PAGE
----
“We’re getting close,” the preacher said. And they walked on further. And again, after some distance was covered, the student asked, “Are we almost there?”

“It won’t be much longer,” the preacher said. “It should be just a little bit further.”

They walked on deeper into the woods, getting farther and farther from camp. The young man grew increasingly restless, and asked once more – “Are we close to that spot?”

“It shouldn’t be too much further,” the preacher said.

After several minutes of more hiking, the student fell to his knees and cried out in desperation, “Oh, God! I can’t wait any longer! Do in me what you did in this preacher!”

God’s presence suddenly flooded the young man’s heart, as he wept for joy. And the preacher smiled and said, “There’s the spot, right there!”

Get it? Grace is a place where you experience a power because you have met a Person. Nobody knows but YOU when that moment occurs. It is that moment when you realize that you cannot, and you will not, live another day outside this place called Grace.

So let me now ask the question — “Have you arrived there yet?”

Amazing Grace How Sweet the Sound!

Amazing Grace How Sweet the Sound!

“Let us come boldly to the throne of Grace.” Heb_4:12-16

John spoke to the vast crowd once more from the Pavilion, “God is able to make all grace abound to you so that in all things, at all times, having all that you need; you will abound to every good work. Doing good, and being good; bearing fruit and increasing in the knowledge of God as you stand under the covering of His amazing grace!”

Then Daniel and the Three Hebrew Children began to play a familiar chorus, “Amazing grace, how sweet the sound.”

The band picked up on it and joined in with the instruments. And like a prairie fire swept by a mighty wind, the melody spread throughout the vast crowd gathered in Monumental Park. We lifted our voices together and sang the song of the Ages.

Amazing Grace! How sweet the sound that saved a wretch like me!once was lost, but now am found. Was blind, but now I see!
‘Twas grace that taught my heart to fear, and grace my fears relieved!precious did that grace appear the hour I first believed.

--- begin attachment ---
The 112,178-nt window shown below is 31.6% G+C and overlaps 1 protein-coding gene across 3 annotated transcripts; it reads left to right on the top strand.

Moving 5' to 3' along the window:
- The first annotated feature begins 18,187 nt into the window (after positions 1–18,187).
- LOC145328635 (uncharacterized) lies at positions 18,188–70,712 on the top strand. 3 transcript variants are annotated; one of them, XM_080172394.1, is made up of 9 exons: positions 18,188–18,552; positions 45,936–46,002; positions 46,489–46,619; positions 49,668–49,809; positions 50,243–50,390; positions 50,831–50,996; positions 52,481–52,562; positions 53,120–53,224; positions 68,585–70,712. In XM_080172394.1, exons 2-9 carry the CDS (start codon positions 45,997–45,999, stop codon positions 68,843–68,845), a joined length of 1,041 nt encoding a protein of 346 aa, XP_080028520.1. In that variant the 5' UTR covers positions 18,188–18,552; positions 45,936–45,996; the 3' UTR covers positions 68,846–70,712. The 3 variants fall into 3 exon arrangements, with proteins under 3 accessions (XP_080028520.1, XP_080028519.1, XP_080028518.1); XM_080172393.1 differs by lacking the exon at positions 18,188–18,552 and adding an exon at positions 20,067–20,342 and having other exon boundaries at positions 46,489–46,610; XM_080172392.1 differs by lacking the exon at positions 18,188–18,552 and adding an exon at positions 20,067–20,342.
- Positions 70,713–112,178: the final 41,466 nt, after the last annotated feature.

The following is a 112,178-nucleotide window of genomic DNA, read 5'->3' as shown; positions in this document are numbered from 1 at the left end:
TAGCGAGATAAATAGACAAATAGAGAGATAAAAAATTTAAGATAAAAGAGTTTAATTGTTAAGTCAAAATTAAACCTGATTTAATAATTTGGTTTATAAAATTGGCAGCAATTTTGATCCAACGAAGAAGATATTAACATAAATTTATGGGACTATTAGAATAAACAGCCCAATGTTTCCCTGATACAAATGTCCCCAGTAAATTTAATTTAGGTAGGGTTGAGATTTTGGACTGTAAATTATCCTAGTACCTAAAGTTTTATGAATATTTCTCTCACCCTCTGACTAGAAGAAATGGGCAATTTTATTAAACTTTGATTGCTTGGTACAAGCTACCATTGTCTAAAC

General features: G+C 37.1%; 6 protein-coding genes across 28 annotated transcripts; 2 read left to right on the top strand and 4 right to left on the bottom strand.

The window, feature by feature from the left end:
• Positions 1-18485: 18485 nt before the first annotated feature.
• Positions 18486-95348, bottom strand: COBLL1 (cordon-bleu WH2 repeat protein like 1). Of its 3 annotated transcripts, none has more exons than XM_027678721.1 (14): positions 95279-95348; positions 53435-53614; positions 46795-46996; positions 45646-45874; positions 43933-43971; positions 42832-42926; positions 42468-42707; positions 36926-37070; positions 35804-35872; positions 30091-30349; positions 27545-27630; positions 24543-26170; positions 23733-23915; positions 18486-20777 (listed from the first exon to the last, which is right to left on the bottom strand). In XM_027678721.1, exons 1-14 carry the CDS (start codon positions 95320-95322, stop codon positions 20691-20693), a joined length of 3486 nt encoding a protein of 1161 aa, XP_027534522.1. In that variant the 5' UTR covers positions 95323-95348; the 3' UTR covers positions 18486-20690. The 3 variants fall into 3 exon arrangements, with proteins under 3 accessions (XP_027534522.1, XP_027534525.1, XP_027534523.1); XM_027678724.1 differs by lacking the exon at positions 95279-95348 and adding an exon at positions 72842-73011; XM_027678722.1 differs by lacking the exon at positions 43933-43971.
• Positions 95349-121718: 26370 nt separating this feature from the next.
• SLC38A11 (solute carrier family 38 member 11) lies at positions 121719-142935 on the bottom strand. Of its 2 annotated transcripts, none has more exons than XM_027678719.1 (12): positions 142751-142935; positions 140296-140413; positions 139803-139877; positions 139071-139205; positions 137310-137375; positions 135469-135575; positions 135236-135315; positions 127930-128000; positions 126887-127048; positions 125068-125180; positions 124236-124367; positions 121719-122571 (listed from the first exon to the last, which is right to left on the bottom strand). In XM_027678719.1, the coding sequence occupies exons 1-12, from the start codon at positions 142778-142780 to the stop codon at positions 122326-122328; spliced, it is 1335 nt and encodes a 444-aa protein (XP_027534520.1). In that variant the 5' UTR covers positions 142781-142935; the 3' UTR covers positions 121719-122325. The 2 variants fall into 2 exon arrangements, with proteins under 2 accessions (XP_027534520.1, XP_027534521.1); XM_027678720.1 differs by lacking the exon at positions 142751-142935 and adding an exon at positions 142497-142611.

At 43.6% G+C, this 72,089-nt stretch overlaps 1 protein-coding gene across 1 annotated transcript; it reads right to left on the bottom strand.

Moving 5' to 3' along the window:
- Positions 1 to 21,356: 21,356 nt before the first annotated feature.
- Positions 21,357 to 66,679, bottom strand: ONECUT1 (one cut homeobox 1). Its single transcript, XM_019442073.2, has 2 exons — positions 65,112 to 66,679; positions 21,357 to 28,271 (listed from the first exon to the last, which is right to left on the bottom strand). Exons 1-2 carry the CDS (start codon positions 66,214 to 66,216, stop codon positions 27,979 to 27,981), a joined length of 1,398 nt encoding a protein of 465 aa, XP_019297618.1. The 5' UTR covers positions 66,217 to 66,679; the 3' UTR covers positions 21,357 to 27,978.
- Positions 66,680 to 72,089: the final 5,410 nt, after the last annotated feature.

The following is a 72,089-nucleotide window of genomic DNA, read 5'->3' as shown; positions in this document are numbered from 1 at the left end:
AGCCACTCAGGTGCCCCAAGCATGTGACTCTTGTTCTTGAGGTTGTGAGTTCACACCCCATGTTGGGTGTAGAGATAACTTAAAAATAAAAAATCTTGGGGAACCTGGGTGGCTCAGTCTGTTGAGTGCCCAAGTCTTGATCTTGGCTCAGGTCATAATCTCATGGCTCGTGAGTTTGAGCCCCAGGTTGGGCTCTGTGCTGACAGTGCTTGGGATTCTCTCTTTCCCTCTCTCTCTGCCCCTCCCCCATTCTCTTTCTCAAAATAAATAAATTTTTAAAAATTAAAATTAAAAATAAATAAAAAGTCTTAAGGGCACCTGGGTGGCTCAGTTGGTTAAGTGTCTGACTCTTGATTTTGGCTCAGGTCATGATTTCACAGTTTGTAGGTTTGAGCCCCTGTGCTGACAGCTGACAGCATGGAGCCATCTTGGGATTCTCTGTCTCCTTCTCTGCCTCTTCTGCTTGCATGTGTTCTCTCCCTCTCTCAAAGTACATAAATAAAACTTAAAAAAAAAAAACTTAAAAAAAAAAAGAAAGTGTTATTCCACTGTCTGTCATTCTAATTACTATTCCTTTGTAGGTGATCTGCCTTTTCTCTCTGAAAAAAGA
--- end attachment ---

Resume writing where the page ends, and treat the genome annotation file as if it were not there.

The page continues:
Though many danger, toils and snares I have already come,
‘twas grace that brought me safe thus far; and grace will lead me home!we’ve been there ten thousand years, bright shinning as the sun!’ve no less days to sing God’s praise than when we first begun!
John lifted his voice above the crowd and said, “A great battle was fought as the powers of darkness sought to seize the Throne of Heaven. The Lord girded Himself in battle array and led His Saints and Angels into the conflict. The full arsenal of Hell was unleashed in one desperate attempt to topple the King and take control of all things. There was loss on both sides as the War unfolded all around, reaching a terrifying and chaotic pitch.

And then, suddenly, there was silence. The last shot had been fired, the final blow had been landed. We who survived stood in the fog of war waiting to learn of its outcome. A breeze began to blow across the vast battlefield, and slowly the smoke and dust started to clear. We stood on tiptoe looking about for some sign that would signal what would happen next.

A ray of golden sunshine pierced through the lingering clouds and we saw it. First, a sparkle from a jewel in the Royal Crown. Then, the golden glow of its untarnished splendor. It was but a moment longer until someone closer to the epicenter shouted out in exuberant triumph – “Hallelujah! Jesus Reigns!!”

That word of triumph swept through the battlefield and we raised our voices to heaven as one, “Hallelujah! Jesus reigns!!”

And then King David shouted, “Lift up your heads, O you gates! And be lifted up, you everlasting doors! And the King of glory shall come in. Who is this King of glory? The LORD strong and mighty, The LORD mighty in battle. Lift up your heads, O you gates! Lift up, you everlasting doors! And the King of glory shall come in. Who is this King of glory? The LORD of hosts, He is the King of glory. Selah (Psa_24:7-10)

At that we all joined together and shouted, “Hallelujah! Jesus reigns!!” And once again we began to sing, “Amazing Grace!” After some time we slowly began to disperse. Our group headed toward the west end of Monumental Park to plan our next move.

That No One Fail

That No One Fail

“Guard against turning back from the grace of God. Let no one become like a bitter plant that grows up and causes many troubles with its poison.” (Heb_12:15, GNB)

It was obvious that many in our tour group were disturbed by what they experienced in the Dark Corner of Disgrace. They needed a word of encouragement, and so I said, “Praise and Prayer always go together, and ascend as a sweet aroma of faith and love before the God of Heaven and Earth.”

And then I prayed, “O Lord Jesus, we, Your ransomed people whose lives are being rebuilt from the ruins of selfishness and sin, yield our humbled hearts to become the habitation of the Lord.”

As I spoke, God began to fill us with His Spirit!

King David stepped down from the stage and said to us, “God takes no pleasure in the fall of His children, nor in the shame that scars their lives. He is great in mercy and abounding in grace. Ever ready to receive and to restore, He waits with open arms to embrace freely and fully all who turn to Him and call upon His name.”

Solomon, his son, joined him and said, “We learn from those who have fallen, as well as from those who have stood faithful to the end. We have received grace and mercy; therefore we extend grace and mercy to others. For our single desire is to be like the Lord.”